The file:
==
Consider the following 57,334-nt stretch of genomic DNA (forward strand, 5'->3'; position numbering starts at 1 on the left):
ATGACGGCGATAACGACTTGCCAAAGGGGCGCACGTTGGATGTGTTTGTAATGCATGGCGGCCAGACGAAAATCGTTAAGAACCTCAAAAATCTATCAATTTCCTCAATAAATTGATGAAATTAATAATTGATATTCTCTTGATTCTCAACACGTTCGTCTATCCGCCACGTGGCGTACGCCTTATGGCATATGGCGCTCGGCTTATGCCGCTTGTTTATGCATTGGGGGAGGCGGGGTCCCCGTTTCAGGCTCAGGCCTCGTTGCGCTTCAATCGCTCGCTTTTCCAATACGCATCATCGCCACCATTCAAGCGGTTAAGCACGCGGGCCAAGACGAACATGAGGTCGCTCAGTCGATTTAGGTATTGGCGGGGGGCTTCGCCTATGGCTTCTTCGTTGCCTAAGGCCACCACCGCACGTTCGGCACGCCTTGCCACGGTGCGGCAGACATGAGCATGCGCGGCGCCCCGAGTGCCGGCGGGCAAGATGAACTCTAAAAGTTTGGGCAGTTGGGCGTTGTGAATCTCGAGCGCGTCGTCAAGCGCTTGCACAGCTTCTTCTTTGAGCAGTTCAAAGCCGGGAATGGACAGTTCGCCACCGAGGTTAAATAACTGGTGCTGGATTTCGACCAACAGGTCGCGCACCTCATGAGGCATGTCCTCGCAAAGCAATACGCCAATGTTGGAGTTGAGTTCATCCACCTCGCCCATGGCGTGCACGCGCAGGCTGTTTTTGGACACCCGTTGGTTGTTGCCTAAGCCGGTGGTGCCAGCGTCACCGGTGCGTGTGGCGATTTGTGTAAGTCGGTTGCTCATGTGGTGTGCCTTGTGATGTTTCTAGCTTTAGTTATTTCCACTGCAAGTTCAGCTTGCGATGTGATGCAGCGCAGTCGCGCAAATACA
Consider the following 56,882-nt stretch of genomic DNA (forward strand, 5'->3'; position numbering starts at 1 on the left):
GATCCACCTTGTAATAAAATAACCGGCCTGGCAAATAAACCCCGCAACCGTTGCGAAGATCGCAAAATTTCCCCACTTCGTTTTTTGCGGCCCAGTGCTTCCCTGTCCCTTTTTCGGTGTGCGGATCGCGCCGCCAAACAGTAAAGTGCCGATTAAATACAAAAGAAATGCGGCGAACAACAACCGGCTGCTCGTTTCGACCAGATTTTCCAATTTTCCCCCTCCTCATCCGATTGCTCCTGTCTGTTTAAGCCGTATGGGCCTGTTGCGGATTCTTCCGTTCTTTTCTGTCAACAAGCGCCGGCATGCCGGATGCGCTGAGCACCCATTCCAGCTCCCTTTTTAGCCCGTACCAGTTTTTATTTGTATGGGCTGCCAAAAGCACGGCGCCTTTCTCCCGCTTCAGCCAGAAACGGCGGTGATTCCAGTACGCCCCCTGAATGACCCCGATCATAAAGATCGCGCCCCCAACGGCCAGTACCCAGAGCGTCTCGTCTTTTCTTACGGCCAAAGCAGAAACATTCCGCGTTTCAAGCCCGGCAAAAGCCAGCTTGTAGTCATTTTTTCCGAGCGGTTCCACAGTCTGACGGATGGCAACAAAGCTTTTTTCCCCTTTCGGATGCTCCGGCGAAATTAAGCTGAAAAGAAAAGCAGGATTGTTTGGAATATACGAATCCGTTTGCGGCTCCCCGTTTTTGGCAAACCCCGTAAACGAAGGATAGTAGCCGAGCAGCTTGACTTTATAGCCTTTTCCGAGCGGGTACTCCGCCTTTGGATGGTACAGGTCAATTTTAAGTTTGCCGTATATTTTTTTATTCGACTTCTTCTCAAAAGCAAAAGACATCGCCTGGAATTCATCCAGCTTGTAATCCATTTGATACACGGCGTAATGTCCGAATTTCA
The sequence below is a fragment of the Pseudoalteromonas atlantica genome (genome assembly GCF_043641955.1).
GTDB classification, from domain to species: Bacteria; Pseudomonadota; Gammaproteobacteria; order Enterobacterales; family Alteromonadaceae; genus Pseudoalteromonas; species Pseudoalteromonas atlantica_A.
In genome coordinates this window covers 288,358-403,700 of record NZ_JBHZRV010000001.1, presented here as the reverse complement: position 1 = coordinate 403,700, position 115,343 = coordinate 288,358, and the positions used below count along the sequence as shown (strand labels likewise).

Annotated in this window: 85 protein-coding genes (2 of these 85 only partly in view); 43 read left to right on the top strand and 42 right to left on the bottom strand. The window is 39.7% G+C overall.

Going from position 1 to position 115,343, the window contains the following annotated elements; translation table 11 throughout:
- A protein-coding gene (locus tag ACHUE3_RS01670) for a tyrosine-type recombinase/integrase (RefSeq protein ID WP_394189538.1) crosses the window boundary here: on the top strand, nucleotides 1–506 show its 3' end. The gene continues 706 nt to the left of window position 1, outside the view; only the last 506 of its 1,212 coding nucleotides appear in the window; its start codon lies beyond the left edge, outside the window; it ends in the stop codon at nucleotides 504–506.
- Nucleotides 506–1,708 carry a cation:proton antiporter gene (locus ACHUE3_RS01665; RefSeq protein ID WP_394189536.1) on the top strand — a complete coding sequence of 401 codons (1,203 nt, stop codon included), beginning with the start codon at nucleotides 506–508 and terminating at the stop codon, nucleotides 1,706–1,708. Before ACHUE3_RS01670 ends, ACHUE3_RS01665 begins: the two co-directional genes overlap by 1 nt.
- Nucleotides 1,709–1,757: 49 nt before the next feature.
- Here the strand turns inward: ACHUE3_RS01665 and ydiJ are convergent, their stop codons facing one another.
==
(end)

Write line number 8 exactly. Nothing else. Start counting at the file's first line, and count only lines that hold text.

Annotated in this window: 85 protein-coding genes (2 of these 85 only partly in view); 43 read left to right on the top strand and 42 right to left on the bottom strand. The window is 39.7% G+C overall.